Today, I visited the single most interesting museum I’ve ever been to. Considering the number of museums I’ve attended, that’s saying something. I found a list called ’73 Cool and Unusual Things To Do In Berlin, Germany.’ This list included abandoned amusement parks, creepy museums, communist monuments, and street art, among other things.
I felt a bit bored after school so I decided to go on a bit of an adventure. So I set off towards Alexanderplatz to what was called, ‘a surreal museum of industrial objekts.’ I waited outside for a few minutes until a man’s face appeared at the door. Despite that thick Russian accent and hard features, he had a very friendly demeanor.
He welcomed me into his personal museum. I was the only one there and would be given a private tour. All around me were contraptions, machines, and gadgets of all shapes and sizes. The man, Vlad, lead me into another room where he promised I would find a fascinating object which he would accompany with a fascinating story.
But first, he must ask me a question. In his hand was a strangely shaped, large, silver, metal object. Vlad said I had my whole visit to guess what it was. He then gave me two clues: I use it twenty times a day and every single building in the world has one. I pondered it for a moment and gave him a couple suggestions. It was not something to fix a broken leg and it was not a piece of a fridge. But he left me to ponder.
Vlad soon began to show me different objects with a wild look in his eye. I could tell he was passionate about his museum and the items he worked so hard to acquire. First, he showed me a machine that was used to help patients with polio breath. The specific machine he held, housed a woman for sixty years. She died in 2008.
Next, I saw ‘time machines,’ twentieth-century film drying machines, missiles, mannequins, and a variety of things that looked like they could be used for torture. When I voiced my concerns, Vlad assured me that everything in the museum was ‘happy and positive.’ After a few more explanations, Vlad left me to explore on my own.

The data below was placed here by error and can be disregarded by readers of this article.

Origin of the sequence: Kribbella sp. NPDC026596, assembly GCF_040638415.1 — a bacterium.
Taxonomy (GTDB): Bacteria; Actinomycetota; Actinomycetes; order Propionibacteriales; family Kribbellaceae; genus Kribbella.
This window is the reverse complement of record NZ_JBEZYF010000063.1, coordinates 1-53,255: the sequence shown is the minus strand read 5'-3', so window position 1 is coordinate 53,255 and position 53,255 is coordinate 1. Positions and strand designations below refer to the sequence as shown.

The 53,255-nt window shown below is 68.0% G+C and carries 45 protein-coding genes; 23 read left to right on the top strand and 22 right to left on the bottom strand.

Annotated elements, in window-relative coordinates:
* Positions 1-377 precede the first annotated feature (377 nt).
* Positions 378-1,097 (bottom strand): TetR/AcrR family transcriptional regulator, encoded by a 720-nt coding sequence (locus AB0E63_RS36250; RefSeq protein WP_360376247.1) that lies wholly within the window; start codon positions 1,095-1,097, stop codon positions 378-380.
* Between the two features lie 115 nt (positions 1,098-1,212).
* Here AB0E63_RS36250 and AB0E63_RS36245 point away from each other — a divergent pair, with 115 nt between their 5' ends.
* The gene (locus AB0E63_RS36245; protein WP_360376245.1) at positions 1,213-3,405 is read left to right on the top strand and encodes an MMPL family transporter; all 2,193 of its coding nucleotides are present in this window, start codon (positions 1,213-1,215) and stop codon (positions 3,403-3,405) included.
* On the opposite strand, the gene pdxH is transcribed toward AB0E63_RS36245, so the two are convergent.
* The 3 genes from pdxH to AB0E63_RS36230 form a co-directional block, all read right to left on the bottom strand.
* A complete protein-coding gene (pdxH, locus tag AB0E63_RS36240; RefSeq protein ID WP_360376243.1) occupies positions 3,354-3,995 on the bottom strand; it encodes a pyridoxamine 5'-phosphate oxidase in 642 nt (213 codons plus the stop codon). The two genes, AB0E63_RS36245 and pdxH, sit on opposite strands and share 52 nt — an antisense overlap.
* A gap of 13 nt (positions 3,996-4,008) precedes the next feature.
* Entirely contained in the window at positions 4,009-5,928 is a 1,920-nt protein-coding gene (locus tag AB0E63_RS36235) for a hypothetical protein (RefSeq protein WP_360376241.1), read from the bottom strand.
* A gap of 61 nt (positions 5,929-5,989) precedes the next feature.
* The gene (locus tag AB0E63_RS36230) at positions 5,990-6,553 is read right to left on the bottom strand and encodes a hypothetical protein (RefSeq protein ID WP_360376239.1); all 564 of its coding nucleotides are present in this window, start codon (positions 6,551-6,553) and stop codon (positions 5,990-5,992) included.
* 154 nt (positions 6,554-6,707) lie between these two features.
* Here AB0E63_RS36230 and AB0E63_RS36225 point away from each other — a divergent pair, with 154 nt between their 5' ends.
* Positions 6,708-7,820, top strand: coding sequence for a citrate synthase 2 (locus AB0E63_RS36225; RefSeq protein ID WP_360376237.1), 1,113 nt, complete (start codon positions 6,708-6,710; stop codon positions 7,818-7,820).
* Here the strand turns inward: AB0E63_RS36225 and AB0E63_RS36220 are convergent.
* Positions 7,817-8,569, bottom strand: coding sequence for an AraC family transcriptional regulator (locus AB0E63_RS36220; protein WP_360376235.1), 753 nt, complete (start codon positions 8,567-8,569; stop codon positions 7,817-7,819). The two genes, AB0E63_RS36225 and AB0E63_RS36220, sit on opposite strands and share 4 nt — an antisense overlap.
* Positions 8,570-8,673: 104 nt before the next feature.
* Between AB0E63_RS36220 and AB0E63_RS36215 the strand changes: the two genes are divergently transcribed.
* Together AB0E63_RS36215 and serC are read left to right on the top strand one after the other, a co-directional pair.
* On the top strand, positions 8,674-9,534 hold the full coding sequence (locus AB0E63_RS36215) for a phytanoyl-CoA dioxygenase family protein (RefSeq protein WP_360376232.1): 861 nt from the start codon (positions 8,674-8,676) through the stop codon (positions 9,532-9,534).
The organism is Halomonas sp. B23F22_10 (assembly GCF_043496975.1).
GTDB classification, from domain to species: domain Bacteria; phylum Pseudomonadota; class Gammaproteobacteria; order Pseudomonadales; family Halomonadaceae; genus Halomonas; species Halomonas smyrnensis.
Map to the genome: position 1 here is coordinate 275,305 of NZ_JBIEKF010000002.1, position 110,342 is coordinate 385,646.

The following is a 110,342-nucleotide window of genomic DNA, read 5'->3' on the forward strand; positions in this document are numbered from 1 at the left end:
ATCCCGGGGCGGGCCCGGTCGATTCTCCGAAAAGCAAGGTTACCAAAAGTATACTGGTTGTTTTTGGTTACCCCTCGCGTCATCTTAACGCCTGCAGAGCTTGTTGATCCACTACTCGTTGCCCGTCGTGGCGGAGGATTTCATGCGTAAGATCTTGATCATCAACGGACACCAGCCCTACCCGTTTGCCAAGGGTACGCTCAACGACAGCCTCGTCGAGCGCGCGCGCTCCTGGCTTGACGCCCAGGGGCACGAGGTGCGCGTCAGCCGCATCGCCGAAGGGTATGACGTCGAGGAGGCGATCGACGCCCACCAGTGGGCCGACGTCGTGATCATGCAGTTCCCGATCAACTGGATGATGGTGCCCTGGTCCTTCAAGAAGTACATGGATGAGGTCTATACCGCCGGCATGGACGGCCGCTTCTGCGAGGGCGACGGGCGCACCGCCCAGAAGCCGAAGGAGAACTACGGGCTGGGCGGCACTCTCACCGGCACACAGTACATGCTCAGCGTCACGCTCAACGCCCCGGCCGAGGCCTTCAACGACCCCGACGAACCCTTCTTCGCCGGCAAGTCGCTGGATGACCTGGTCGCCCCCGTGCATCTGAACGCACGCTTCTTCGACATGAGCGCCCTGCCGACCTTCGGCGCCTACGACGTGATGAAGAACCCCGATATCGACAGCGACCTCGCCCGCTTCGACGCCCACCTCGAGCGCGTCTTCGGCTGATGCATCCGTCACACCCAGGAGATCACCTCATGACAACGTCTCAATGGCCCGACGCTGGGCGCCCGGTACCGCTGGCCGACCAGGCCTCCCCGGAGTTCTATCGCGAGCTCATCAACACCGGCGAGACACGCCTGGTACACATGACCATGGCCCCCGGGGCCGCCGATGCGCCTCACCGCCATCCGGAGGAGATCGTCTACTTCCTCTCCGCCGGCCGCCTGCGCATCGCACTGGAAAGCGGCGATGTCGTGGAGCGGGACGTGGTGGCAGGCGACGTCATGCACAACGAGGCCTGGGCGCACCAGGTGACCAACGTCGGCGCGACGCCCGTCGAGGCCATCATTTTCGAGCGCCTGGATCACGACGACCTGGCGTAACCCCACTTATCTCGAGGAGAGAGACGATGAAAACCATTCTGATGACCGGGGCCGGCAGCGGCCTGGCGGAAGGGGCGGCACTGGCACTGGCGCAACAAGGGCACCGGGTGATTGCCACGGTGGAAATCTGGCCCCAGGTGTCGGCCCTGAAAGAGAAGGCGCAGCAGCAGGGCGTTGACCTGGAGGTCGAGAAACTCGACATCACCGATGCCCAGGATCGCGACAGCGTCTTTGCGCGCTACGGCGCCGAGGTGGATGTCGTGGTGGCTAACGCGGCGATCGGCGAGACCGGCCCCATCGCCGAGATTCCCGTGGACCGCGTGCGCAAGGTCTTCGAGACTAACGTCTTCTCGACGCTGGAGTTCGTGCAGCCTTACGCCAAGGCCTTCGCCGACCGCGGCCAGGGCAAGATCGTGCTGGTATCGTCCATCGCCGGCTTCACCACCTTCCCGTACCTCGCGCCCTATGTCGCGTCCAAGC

I wandered around the eight or so rooms. None of them had any theme, but the way Vlad had placed all the items seemed to make the perfect image. After thirty minutes, I rose to the next floor to find the exit. My mind was working on overload, trying to understand all the strange objects I had come upon. After a short chat, Vlad finally gave me the answer to what the intriguing object from before was.
Unfortunately, I forgot to get a picture of it. However, the crazy looking thingymabob was, in fact, a door handle. It was large and futuristic, which is why I didn’t realize it at first. But it was a fun riddle sort of game, nonetheless.
I bid that funny man adieu and walked out onto the street. I was keen to write about my experience. I wanted to write a short story about the curious man who owned a private museum. But then it dawned on me. I’ve practically watched this exact scenario before.
In Season four, episode four of Black Mirror, ‘Black Museum,’ a single female traveler stumbles upon a museum in the middle of nowhere. A curious man shows her around his personal museum with objects he collected. He offers the stories of each individual item and, like Black Mirror tends to do, it soon to a turn for the worst.
Luckily, my visit ended on a pleasant note. I did not see a dead prisoners hologram cry out in agony. I just waved him goodbye and went on my way.
I had a great time at the Designpanoptikum Museum and I’m sure you would too! You can find the address and website below 🙂
Designpanoptikum: Poststraße 7, 10178 Berlin
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